Nine studies were included (n=550 patients, range 14 to 71). Randomisation was reported as adequate in only two studies. Allocation concealment was reported as: adequate in two studies; inadequate in two and; unclear in five studies. Power calculation, blinding of patients and intention-to-treat analysis were not done in all the studies.
Functional scores: At six weeks, functional scores (Olerud and Molander or Mazur) were significantly higher in the early motion group compared with the cast group (p=0.001; four studies). There were no statistically significant differences in scores between early motion and cast groups at one year (seven studies), 1.5 years (one study) and two years (two studies).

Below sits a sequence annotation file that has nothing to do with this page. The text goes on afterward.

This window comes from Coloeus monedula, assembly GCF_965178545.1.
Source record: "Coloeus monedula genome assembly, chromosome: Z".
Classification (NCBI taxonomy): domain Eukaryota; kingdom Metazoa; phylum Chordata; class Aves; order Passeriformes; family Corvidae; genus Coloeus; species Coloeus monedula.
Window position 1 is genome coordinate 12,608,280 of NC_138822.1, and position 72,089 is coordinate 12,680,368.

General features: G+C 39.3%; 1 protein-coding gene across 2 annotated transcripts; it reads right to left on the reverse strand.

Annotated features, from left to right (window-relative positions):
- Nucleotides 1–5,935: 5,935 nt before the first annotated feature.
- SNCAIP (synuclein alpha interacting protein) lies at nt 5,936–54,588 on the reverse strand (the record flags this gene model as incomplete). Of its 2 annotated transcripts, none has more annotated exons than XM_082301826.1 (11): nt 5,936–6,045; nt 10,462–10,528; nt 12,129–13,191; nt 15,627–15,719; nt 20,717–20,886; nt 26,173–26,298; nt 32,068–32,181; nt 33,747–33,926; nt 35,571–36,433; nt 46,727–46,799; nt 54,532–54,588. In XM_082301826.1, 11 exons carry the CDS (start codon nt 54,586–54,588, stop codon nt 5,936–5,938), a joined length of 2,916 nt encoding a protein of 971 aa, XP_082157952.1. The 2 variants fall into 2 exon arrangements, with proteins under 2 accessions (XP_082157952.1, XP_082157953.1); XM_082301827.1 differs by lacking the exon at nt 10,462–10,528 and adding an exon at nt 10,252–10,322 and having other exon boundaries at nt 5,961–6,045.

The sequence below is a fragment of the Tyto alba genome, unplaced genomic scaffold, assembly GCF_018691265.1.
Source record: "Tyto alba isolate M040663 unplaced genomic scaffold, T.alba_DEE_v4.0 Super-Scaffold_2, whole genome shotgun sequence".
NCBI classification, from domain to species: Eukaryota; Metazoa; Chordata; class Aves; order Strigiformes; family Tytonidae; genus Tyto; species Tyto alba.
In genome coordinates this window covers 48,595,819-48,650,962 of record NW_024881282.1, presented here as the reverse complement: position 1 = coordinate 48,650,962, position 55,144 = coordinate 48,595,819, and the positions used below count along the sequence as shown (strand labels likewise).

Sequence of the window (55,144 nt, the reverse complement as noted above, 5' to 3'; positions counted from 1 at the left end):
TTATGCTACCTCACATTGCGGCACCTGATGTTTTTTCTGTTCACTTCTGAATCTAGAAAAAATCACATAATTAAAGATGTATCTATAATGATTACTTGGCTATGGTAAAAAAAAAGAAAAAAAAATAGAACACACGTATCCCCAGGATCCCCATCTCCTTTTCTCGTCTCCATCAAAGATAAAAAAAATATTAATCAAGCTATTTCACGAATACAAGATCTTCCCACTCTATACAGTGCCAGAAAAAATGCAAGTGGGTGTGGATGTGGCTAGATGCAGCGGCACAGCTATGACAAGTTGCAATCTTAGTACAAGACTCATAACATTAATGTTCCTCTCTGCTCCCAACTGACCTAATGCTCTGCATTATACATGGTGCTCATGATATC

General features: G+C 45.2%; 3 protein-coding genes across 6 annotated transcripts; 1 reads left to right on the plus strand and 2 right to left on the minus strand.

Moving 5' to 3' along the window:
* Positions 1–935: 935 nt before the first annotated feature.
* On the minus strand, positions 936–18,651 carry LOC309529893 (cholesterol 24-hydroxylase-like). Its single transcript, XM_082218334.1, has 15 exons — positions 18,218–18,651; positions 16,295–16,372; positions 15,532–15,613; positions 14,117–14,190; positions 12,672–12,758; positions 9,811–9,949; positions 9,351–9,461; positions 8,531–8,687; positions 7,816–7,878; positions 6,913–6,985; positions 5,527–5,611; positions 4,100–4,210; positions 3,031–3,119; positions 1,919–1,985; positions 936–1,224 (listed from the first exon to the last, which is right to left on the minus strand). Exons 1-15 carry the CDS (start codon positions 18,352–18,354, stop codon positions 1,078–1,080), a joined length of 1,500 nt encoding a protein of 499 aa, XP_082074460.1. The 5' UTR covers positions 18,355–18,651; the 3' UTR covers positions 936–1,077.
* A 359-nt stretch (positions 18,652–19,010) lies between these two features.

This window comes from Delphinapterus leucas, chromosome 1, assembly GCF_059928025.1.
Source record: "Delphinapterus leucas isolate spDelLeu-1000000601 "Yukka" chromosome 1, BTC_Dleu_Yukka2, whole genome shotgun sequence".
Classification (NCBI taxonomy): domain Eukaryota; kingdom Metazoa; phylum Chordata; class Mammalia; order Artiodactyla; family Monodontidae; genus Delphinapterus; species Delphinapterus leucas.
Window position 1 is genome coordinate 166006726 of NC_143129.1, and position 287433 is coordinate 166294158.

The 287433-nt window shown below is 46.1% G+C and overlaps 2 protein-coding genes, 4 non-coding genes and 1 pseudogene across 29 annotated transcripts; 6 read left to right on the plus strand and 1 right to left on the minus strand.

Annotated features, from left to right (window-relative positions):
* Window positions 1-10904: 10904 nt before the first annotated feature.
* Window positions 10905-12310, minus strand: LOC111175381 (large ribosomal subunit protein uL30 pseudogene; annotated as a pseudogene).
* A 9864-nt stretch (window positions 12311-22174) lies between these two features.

Range of motion: Range of motion was significantly higher in the early motion groups at nine to 12 weeks (dorsiflexion p<0.001, plantarflexion p<0.00001; three studies). No difference in range of motion was found at one year (two studies).
Return to work: Time to return to work was significantly shorter in the early motion group (p<0.00001, three studies).
Wound infections: Rate of wound infection was significantly higher in the early motion group (p=0.002; nine studies). No difference in rate of deep vein thrombosis (DVT) was found between early motion and cast groups (three studies).